Excellence in Written Journalism, Education – Division 3
Finalist: “What You Need to Know About Pennsylvania’s School Funding Trial,” Jordana Rosenfeld

Excellence in Written Journalism, Medical/Health – Division 3
Finalist:  “After Dobbs, Some Pittsburghers Opt for Sterilization as Permanent Birth Control,” Amanda Waltz

Excellence in Written Journalism, History/Culture – Division 3
Finalist: “Downtown Pittsburgh Celebrates Chinatown’s Official Recognition as Historic Landmark,” Jordana Rosenfeld

Excellence in Written Journalism, Arts/Entertainment – Division 3
Finalist:  “Former WYEP Host, Listeners Call for Station Changes After Show Cancellation,” Lisa Cunningham
Finalist: “How a New Nonprofit Is Finding Pittsburgh Film’s Future in Its Past,” Hannah Kinney-Kobre

Excellence in Written Journalism, Criticism – Division 3
Finalist: Reviews of 2022 Art Exhibits in Pittsburgh, Amanda Waltz

Excellence in Written Journalism, Columns/Blogs – Division 3
Finalist: “Black Life in Pittsburgh,” Tereneh Idia, Pittsburgh City Paper

Excellence in Written Journalism, Enterprise/Investigative – Division 3

Finalist: “Pittsburgh’s Growing Latino Community,” Jamie Wiggan, Maria Manautou-Matos, and Ladimir Garcia

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Monday, May 15, 2023

Posted By on Mon, May 15, 2023 at 6:00 AM

click to enlarge Pittsburgh City Paper presents the second annual Pigeon Week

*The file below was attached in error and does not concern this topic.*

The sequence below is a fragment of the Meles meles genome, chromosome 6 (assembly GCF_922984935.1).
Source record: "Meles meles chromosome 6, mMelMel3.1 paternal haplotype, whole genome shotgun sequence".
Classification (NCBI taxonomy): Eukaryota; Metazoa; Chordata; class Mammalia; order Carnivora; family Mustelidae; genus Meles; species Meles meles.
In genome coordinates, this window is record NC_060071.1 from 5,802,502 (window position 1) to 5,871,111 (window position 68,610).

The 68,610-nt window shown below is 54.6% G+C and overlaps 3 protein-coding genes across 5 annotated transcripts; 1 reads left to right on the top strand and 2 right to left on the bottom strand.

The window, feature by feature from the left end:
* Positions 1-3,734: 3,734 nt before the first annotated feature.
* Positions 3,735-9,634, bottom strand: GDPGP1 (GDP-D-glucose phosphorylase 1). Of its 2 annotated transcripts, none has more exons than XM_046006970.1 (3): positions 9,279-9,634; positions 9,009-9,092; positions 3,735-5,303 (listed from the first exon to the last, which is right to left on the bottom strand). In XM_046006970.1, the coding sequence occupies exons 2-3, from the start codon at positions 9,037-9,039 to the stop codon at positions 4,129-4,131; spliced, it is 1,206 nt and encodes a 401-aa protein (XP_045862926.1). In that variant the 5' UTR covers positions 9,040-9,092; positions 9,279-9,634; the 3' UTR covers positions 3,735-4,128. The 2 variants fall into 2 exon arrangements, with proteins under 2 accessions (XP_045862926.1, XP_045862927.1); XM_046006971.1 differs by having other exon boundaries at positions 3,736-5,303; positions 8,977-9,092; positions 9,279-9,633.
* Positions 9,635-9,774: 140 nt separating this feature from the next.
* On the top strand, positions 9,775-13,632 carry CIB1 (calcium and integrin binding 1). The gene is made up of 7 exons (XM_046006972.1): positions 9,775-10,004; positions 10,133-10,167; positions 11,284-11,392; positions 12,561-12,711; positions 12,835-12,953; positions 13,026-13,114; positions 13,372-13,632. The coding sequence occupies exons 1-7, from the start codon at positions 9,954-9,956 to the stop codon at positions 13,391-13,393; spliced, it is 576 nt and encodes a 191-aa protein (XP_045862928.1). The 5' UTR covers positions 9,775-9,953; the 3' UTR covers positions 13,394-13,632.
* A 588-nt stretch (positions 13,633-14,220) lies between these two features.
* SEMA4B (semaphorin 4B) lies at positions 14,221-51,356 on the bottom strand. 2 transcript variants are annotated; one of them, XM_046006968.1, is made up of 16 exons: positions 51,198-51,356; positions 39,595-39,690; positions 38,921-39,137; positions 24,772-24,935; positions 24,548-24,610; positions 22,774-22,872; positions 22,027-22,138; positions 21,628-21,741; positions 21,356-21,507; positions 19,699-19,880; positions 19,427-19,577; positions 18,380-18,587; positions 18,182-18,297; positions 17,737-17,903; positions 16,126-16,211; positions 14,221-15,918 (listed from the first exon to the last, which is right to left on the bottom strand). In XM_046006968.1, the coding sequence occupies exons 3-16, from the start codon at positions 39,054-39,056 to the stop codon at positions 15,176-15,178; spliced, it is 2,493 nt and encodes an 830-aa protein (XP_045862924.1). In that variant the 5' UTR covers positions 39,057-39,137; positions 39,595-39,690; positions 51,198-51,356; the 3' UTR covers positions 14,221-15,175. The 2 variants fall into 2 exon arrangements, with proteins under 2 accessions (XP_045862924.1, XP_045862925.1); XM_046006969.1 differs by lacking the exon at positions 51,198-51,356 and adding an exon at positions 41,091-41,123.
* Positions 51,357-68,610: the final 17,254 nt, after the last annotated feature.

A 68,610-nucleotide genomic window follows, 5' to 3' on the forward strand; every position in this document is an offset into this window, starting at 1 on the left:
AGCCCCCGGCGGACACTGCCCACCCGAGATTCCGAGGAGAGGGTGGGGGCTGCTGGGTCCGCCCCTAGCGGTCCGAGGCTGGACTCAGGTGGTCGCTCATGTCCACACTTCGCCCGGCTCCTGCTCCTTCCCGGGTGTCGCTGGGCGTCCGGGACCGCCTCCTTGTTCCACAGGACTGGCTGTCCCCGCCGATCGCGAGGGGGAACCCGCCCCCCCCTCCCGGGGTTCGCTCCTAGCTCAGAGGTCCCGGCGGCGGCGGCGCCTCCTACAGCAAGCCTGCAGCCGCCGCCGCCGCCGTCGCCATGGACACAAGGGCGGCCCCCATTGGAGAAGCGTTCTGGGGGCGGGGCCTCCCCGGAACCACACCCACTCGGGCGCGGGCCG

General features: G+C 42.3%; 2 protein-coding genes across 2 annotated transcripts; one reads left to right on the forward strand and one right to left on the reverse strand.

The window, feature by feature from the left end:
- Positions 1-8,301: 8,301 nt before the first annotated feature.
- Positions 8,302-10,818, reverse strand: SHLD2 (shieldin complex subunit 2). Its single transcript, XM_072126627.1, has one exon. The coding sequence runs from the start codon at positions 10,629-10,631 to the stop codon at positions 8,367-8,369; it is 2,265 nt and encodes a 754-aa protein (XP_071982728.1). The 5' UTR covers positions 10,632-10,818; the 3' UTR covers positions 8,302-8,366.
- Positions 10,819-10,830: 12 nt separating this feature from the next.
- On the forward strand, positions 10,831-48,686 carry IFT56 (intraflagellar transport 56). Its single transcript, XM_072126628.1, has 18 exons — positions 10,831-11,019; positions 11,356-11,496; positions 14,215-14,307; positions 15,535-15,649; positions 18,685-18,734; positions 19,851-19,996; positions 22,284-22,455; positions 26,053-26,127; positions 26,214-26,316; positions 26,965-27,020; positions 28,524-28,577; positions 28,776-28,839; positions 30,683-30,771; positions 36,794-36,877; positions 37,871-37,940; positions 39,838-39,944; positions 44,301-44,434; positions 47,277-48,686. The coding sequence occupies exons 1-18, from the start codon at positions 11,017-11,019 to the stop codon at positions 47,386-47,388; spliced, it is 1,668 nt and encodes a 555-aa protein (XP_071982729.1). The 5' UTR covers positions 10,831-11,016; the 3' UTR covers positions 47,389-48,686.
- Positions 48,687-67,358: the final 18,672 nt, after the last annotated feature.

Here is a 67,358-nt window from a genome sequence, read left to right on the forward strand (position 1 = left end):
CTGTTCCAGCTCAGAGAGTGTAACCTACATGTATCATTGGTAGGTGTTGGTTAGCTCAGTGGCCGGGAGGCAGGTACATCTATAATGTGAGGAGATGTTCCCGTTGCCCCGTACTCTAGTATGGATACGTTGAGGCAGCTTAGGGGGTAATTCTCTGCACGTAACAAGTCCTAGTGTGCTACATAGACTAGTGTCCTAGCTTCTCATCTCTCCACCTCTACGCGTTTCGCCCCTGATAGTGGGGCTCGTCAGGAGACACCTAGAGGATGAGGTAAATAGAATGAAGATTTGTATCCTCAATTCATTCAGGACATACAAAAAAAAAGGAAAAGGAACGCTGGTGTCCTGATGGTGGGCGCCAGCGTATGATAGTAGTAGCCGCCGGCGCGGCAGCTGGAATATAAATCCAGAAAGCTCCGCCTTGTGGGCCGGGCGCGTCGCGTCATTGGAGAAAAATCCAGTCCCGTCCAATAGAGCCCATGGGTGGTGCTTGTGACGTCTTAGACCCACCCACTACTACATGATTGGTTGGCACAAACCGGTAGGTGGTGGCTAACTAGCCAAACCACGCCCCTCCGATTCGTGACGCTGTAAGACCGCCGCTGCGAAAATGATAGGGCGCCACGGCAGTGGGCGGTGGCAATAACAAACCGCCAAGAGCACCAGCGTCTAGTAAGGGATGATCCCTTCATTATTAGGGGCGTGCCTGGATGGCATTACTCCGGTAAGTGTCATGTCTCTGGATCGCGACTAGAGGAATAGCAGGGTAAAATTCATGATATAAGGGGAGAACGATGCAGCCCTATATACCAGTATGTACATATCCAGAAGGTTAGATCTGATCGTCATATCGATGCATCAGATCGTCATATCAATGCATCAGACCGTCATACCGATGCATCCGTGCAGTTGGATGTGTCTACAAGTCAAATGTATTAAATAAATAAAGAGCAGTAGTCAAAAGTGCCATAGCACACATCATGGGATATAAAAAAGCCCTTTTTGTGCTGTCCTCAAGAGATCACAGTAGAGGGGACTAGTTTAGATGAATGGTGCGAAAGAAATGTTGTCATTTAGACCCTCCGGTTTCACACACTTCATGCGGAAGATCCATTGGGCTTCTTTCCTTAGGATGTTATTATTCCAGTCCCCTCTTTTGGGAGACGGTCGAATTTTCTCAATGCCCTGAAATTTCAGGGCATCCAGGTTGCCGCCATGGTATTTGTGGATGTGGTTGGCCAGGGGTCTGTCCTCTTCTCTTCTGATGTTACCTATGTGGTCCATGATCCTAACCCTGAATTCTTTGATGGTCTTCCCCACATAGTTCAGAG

Illustration: Lucy Chen
Welcome to our second-ever Pigeon Week!

Don't remember the first one? That's okay... we guess. A short explainer: last year, we launched our daily email newsletter, City Pigeon, and a city pigeon mascot to go with it. One of the ways we decided to mark our little bird friend taking flight was by celebrating all things pigeon.

So once again, we’ll be using this week to bring you the best Pittsburgh pigeon content we can find, including a caption contest (more on that below), games, and even some pigeon fun facts from our pals at the National Aviary!

We'll also be hiding a pigeon in this week's print issue for you to find, plus unveiling new surprises all week long on our Instagram, Facebook, and Twitter.

This year, we're asking you to put words in her mouth. Come up with the best caption for the image below, and not only will it end up in print but you'll ALSO win a grand prize that includes VIP tickets to the National Aviary's Night at the Tropics event, a Pigeon Bagels gift card, City Paper swag featuring our pigeon friend, and much more!

A few guidelines:

1. All entrants must submit an email address along with their caption, not only so that we can contact you if you win but also so we can sign you up for our daily City Pigeon newsletter if you aren't already on the list.

2. While City Paper prides itself on being Pittsburgh’s most fun publication, please keep your captions basically appropriate for CP readers of all ages.

3. And most importantly: get creative with it!

The winner will be notified on Fri., May 19. We will also reveal the winning caption then!

The winner will be notified on Fri., May 19. We will also announce the winning caption then. So what are you waiting for? Enter to win here!

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Tuesday, January 3, 2023

Posted By on Tue, Jan 3, 2023 at 3:13 PM

click to enlarge Meet the Press: Digital Editorial Coordinator Hannah Kinney-Kobre
CP Illustration: Lucy Chen

Name: Hannah Kinney-Kobre
Age: 24
Pronouns: She/Her
Title: Digital Editorial Coordinator
CP Start: January 2022

Hannah Kinney-Kobre is a fast talker—a skill she’s channeled into a full-time gig as Pittsburgh City Paper’s Digital Editorial Coordinator.